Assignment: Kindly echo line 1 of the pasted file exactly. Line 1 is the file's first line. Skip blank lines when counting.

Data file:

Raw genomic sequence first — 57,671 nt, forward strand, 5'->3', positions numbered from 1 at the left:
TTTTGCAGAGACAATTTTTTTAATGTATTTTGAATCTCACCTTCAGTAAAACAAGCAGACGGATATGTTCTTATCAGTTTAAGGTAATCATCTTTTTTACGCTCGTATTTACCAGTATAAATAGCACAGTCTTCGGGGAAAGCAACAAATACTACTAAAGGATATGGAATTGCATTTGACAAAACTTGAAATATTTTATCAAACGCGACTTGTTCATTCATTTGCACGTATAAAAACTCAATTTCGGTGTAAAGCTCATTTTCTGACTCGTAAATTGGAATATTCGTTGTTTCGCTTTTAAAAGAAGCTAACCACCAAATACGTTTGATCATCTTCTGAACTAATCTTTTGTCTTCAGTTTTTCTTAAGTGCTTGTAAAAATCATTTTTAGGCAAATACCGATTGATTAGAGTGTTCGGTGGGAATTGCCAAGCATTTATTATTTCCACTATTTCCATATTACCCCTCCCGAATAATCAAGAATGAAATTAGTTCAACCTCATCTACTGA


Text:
Raw genomic sequence first — 57,671 nt, forward strand, 5'->3', positions numbered from 1 at the left: